Get the Jump on April Crappies

When someone takes the time to tell you they’re giving you “sound advice,” it’s usually time for you to prepare yourself for a 20-minute spiel. But in reality, sound advice doesn’t have to take that long. Horace Greeley was pretty succinct when he famously gave advice saying, “Go West, young man.” If I had to pass on advice for catching early-season crappies, I’d be able to give old Horace a pat on the back for his brevity. And, I’d tell you to “Go early, young man.”

Crappies are panfish, and act like other panfish—they school, suspend over open water and spawn in the same weedy, woody shallows. But what’s different here is that they’ll move into the shallows to feed, and much earlier than the bluegills. They’ll also come back to spawn once the water gets past 60 degrees.

We found this out firsthand on Wisconsin’s Shawano Lake, where we had won the first national crappie tournament held in the state. We found a series of shallow weed beds on the south shore of the lake and then lowered the anchor in a spot where my partner had fished the day before and had caught a few crappies. To this very day I believe we dropped the anchor right in the middle of half of the total crappie population in Shawano.

My first cast landed near one of the weed beds; I used a slip-bobber rig baited with a live fathead minnow. I set the rod down for a moment to rig up a second rod. When I looked up there was no bobber to be seen. That had set the tone for the day. It was bobber in, bobber up, bobber down, and so forth. We fished them in 2 feet, and the hook was an Eagle Claw number 6 Aberdeen with the long shank. The weight was just enough to pull the line through the slip bobber. We did not use round bobbers, as these can create more resistance against the surface as a fish grabs bait and makes its getaway. We used more quill-shaped floats that fish could pull down easier. There was a 20-fish-limit per boat, and we had a limit of “weighable” fish within the hour. Before the day was over and we had headed to the weigh-in site, we’d used every single minnow in the livewell and probably had caught six times the number we needed for a weighable limit.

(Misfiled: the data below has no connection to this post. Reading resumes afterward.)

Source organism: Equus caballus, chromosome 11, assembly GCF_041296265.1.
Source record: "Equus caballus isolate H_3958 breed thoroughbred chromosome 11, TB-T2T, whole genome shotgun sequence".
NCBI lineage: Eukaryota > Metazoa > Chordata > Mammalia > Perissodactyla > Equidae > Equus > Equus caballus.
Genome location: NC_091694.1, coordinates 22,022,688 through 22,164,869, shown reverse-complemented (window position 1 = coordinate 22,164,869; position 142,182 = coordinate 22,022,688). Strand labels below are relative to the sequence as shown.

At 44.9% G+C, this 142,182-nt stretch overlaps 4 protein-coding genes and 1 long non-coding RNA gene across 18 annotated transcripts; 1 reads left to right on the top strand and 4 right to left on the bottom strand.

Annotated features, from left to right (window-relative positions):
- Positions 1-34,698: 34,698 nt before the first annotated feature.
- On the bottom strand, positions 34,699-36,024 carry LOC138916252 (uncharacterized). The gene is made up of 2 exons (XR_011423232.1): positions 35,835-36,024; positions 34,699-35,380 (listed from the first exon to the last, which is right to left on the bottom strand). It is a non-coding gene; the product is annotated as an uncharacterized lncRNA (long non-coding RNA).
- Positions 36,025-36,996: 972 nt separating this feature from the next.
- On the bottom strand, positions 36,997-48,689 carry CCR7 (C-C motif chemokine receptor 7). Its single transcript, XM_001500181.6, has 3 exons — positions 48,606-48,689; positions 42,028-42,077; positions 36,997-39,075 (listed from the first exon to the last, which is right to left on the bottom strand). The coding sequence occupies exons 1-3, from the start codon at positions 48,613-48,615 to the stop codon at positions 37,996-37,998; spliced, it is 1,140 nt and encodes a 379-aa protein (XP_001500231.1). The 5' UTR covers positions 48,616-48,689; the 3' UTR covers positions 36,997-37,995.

Spring crappies can be a ball on light tackle. I suggest a longer, 6-foot 6-inch ultra-light rod for the distance needed when casting to shallow water where an angler is more visible to the fish. I use limp 4-pound-test monofilament like Sufix and lighter Water Gremlin split shot. The actual weight of the slip bobber should help provide the weight needed to toss a rig a decent distance. For minnows, I like to hook them behind the dorsal fin when fishing with a bobber so they sit more horizontal beneath a float.

Fish are aggressive in April. But one small trick to keep in mind if the bite slackens is to tie on a light Slo-Poke Jig head. Keep the slip bobber, and slowly reel the Slo-Poke/minnow combo up until your jig is close to the bobber. Then, simply let it sink back. The Slo-Poke’s head wobbles and imparts a different action. During the tournament this got us some extra bites by a few bigger fish.

When you get on a big group of shallow panfish, the action can be excellent now. You need to have the water warming to draw in the hungry fish. If the fish are not there it probably means it hasn’t arrived at the right temperature. In that case, gradually move out to the deeper weeds or the first drop-off where they may be suspending. You can then thwart them on the way in.

The nice thing about April crappies is that you might not have many anglers to contend with. Again, my sound advice is go early if you want to find a bunch of them.